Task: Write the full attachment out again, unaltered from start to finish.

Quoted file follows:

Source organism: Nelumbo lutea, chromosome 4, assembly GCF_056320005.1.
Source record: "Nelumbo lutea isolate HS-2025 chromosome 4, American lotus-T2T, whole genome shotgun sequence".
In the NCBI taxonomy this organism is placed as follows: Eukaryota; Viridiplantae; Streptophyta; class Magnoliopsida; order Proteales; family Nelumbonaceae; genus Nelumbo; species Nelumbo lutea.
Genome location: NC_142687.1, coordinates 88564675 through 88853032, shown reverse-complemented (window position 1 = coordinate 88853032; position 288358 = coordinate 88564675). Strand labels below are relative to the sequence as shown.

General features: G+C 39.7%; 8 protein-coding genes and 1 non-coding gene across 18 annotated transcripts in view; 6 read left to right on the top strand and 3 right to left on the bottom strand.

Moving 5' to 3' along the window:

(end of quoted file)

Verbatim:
Source organism: Nelumbo lutea, chromosome 4, assembly GCF_056320005.1.
Source record: "Nelumbo lutea isolate HS-2025 chromosome 4, American lotus-T2T, whole genome shotgun sequence".
In the NCBI taxonomy this organism is placed as follows: Eukaryota; Viridiplantae; Streptophyta; class Magnoliopsida; order Proteales; family Nelumbonaceae; genus Nelumbo; species Nelumbo lutea.
Genome location: NC_142687.1, coordinates 88564675 through 88853032, shown reverse-complemented (window position 1 = coordinate 88853032; position 288358 = coordinate 88564675). Strand labels below are relative to the sequence as shown.

General features: G+C 39.7%; 8 protein-coding genes and 1 non-coding gene across 18 annotated transcripts in view; 6 read left to right on the top strand and 3 right to left on the bottom strand.

Moving 5' to 3' along the window: